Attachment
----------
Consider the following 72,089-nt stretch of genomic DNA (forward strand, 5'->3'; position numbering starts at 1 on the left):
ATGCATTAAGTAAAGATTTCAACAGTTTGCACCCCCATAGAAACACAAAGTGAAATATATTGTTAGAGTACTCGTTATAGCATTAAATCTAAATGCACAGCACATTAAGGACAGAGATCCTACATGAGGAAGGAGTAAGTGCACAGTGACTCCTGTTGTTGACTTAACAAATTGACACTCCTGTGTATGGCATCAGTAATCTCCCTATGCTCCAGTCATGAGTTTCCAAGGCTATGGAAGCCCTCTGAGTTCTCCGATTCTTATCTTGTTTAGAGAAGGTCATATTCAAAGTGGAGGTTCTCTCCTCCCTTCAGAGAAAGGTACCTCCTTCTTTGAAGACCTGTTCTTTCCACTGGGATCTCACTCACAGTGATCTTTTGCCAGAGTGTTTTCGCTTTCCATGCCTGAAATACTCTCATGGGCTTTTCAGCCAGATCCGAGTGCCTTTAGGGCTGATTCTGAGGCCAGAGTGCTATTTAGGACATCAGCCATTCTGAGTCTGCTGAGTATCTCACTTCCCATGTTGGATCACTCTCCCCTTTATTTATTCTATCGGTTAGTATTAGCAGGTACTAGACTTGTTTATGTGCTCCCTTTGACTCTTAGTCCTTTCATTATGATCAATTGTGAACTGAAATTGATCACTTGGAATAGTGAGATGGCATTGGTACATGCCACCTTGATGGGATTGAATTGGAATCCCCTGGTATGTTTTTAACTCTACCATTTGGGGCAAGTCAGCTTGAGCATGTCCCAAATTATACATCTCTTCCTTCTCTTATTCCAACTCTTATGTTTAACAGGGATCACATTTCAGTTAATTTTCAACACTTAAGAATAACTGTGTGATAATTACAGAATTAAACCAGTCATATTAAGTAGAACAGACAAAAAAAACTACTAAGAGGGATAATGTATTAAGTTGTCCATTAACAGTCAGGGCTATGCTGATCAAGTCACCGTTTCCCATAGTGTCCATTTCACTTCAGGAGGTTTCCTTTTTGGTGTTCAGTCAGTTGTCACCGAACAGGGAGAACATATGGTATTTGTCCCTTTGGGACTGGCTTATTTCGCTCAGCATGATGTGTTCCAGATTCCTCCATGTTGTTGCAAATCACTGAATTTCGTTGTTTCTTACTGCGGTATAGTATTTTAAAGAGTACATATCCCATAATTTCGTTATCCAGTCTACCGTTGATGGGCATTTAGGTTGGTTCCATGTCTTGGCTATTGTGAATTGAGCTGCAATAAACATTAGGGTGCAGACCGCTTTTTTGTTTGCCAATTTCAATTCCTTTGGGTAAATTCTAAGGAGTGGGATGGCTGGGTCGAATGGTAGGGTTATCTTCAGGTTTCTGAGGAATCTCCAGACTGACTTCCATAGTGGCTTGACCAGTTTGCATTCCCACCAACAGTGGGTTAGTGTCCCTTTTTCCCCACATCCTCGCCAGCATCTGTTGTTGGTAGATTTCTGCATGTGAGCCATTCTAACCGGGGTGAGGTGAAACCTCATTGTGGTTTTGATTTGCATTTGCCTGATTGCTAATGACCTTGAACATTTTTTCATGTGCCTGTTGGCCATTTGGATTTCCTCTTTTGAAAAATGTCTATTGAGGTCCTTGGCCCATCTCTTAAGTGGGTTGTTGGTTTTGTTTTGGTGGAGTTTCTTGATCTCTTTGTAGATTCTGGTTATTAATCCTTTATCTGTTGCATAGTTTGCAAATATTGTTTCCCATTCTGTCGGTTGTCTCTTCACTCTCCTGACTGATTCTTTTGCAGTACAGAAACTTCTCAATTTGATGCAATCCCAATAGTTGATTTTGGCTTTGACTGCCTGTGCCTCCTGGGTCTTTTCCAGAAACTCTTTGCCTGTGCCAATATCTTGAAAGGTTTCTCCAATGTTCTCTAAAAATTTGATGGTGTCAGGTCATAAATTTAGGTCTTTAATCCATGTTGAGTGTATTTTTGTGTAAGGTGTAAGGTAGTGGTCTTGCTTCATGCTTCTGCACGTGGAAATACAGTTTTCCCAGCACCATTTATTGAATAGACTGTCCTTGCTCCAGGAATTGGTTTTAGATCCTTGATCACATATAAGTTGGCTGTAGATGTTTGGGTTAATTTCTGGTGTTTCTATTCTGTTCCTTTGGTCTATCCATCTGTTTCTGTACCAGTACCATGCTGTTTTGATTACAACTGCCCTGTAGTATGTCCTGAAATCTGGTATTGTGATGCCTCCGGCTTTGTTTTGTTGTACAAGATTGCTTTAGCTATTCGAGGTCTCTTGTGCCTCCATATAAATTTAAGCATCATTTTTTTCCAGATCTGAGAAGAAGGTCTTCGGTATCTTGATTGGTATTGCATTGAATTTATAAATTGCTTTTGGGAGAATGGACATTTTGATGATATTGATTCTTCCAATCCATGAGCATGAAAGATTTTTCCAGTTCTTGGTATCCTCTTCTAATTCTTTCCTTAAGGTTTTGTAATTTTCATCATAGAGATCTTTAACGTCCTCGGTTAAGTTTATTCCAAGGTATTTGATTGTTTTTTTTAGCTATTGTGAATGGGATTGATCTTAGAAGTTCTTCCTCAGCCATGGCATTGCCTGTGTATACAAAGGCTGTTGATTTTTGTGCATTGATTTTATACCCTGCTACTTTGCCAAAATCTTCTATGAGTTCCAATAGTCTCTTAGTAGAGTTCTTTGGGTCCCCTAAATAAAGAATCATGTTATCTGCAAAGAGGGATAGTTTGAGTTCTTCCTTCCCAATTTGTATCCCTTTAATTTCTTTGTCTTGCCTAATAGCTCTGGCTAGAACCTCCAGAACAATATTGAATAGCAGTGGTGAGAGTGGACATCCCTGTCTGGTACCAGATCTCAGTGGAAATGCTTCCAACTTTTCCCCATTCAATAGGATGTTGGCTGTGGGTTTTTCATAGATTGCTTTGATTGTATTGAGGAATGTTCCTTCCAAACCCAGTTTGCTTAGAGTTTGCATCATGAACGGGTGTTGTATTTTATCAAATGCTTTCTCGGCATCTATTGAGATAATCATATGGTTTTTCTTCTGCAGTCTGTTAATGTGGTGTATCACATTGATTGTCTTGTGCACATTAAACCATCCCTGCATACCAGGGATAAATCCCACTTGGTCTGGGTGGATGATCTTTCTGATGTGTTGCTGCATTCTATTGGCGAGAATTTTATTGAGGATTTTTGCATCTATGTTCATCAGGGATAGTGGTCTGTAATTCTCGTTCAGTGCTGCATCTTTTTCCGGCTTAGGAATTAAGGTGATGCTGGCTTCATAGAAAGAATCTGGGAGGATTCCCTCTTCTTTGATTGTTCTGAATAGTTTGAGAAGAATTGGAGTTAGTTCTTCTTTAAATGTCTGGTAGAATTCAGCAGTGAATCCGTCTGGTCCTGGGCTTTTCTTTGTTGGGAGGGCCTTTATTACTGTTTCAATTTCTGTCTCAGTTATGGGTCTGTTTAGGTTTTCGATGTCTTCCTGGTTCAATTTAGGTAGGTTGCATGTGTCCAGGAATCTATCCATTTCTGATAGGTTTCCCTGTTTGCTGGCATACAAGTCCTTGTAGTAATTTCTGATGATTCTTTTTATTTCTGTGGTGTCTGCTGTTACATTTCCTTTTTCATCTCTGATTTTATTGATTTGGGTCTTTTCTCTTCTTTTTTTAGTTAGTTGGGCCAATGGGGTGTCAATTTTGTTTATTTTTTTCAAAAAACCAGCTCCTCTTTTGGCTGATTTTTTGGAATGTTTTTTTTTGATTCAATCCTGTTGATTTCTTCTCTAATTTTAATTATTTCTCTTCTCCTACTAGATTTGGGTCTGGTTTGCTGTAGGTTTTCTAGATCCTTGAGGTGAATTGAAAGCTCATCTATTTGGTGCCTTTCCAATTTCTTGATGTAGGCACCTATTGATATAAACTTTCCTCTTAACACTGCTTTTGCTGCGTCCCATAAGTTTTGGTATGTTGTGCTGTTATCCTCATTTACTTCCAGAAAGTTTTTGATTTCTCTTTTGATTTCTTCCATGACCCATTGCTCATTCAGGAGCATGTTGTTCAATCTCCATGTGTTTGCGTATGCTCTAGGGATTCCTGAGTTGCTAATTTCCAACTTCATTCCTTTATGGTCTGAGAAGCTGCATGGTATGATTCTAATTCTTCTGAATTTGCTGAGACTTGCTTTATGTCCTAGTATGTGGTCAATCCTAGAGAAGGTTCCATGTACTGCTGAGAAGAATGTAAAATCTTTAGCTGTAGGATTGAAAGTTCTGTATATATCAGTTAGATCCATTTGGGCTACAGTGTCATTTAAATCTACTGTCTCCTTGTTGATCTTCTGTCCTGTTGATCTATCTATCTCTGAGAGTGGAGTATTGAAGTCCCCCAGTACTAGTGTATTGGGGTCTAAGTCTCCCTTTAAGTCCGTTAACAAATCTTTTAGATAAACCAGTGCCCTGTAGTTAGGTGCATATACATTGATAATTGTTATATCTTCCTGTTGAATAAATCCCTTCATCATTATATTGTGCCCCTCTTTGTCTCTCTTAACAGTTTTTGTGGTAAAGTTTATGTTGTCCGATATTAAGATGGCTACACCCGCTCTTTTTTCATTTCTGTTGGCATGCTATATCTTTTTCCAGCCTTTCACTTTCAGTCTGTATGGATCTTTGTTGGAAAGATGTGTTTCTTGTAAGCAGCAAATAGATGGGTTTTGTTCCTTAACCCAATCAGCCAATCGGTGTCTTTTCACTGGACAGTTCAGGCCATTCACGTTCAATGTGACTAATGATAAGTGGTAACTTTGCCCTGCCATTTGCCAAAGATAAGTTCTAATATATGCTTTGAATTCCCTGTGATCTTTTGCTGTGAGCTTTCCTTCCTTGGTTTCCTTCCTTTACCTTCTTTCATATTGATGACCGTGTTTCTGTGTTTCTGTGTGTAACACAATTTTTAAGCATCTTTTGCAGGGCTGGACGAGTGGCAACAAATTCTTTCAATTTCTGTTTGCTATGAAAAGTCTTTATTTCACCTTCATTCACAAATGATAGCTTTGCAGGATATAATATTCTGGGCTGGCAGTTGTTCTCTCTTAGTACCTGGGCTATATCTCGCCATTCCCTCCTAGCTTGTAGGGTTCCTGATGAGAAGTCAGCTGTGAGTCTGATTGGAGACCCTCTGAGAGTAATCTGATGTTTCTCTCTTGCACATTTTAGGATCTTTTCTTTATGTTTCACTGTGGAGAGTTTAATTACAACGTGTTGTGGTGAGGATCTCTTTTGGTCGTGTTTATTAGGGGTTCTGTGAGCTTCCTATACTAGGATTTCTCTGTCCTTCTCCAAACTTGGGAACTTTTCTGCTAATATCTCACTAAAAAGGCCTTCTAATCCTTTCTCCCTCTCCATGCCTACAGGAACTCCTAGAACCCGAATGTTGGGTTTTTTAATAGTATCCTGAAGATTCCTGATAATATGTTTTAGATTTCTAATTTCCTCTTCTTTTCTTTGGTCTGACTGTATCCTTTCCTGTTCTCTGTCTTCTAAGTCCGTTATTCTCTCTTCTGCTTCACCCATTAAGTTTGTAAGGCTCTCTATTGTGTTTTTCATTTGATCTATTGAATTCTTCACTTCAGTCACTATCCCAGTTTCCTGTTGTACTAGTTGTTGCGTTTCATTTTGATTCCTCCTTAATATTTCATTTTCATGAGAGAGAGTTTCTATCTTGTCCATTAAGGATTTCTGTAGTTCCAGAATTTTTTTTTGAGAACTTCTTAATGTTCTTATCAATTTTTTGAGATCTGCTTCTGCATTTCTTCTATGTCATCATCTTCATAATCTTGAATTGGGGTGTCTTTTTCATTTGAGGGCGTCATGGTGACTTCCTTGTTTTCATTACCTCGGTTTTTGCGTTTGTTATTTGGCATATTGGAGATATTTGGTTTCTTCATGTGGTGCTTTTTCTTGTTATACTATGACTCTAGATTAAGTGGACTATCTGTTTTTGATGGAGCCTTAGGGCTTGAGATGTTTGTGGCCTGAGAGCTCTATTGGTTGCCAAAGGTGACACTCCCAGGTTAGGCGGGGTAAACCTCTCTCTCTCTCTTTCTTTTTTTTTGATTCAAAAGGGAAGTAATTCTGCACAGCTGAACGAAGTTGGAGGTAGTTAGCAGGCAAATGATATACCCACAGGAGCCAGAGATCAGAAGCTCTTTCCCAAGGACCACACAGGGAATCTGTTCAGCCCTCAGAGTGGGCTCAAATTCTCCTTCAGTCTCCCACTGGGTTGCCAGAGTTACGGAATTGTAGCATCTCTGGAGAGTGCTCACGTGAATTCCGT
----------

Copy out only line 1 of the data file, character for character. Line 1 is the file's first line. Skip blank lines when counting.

Consider the following 72,089-nt stretch of genomic DNA (forward strand, 5'->3'; position numbering starts at 1 on the left):